August, ah, August. I managed to finish my hours for my internship (barely) and write a half-baked paper to complete my college undergraduate career. I visited the grave of my great-great-great-grandmother, Elizabeth Mathews. Sarah, Kyle and I went to Park City to try the Alpine slide. I packed up my stuff, getting rid of half my possessions in order to fit everything in my car before heading down to Texas. Thomas and I drove for 22 + hours over two days to get there. I developed a case of  suppressed anxiety that manifested itself in a strange heart murmur. OK, so I don't know what caused it, but my heart was acting weird, and my brain was overwhelmed by "the future."

In September I worked a lot at the mall, same place Cath works, selling over-priced sunglasses. I took pictures of Kelsey and Ben's kids and Kathy came to visit. I applied for a job back in Provo on the recommendation of a friend, more out of curiosity than anything else. After an interview, several tests and an offer, I accepted the job. Not at all in the plan. So I once again began packing and planning.

Oh, October. Deon and her boys came to visit right before I left Texas (perfect going-away present). Dad and I drove more than 16 hours to get to Monument Valley from Denton and got to spend less than 12 hours with Devon and Sarah's family (not nearly enough time, obviously). We visited Bluff, a tiny town my great-great-great grandfather and grandmother helped establish. I surprised my best friend and old roommate with the news I had moved back to Provo by showing up at a Divine Comedy performance she was going to. I lived at Gabe and Anna's for a few weeks, found an apartment in Provo, started my job at the Daily Herald, missed my Texas family like crazy, carved pumpkins with Kyle, took a lot of pictures on my solitary drives up the canyon and realized amidst all the hard stuff, life was (and is) really, really good.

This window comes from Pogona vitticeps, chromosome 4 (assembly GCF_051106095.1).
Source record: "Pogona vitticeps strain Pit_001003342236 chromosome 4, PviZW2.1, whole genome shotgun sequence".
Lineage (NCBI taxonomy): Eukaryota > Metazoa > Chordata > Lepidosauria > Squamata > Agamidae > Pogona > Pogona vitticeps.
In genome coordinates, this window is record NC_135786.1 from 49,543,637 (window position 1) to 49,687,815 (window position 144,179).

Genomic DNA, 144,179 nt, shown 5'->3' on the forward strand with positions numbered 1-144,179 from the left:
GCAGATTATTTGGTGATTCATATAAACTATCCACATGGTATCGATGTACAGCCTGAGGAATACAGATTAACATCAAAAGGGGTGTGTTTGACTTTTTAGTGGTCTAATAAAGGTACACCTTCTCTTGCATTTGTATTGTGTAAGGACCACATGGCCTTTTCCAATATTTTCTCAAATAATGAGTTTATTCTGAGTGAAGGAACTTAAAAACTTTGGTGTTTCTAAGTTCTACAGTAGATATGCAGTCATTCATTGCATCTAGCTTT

November was uneventful, which was a tender mercy, really, after all the commotion. I worked a lot, climbed the Y on a whim, got lots of pictures via txt from Ben and Catherine (yay unlimited txting!), did lots of things -- from cleaning to movies -- with Anna, worked on Thanksgiving, but also got to eat the traditional meal with my brother's family as well as later with some cousins, aunt, uncle, etc., and took Thomas to lunch for his birthday (complete with cupcake and candle!)

Last, but by all means not least, December. My nephew Hayden was baptized by my dad. Dad and I went to a BYU basketball game. I turned 23 and celebrated by going to Red Robin with some friends. I made a goal to participate in the Rex Lee Run 5k in March. The Provo Tabernacle burned down. I flew down to Texas and spent Christmas with my family there (and my grandma who came from California).

Whew, that took me longer than I expected. I'm sure I forgot some crucial things, but I'm gonna say it's good for now. And good because it gave me the chance to reflect on how blessed I am and how not-boring my life is, actually. (I often have that thought, that my life is so dull compared to others').

And even if my life was dull (which, as already established, it isn't), I have the gospel. And that makes life worthwhile, regardless of where I live, where I travel or work, who I know, what I can do, and so on. The Savior lives. The Atonement is real. We are part of the Plan of Salvation that promises we can live with our families and with God for eternity.

So if for no other reason, life is good because of that.

2010 was a good year. I'm excited to see what future years bring.


  1. Sounds like you are too riskay for the church. Great post though. I read all but the last few sentences...that's pretty good eh?

  2. Is that all? Just kidding. I can't do a year review because it would be the same thing every month. :)

  3. As corny as it sounds, you make other people's life "un-dull". Thanks. You are a great woman.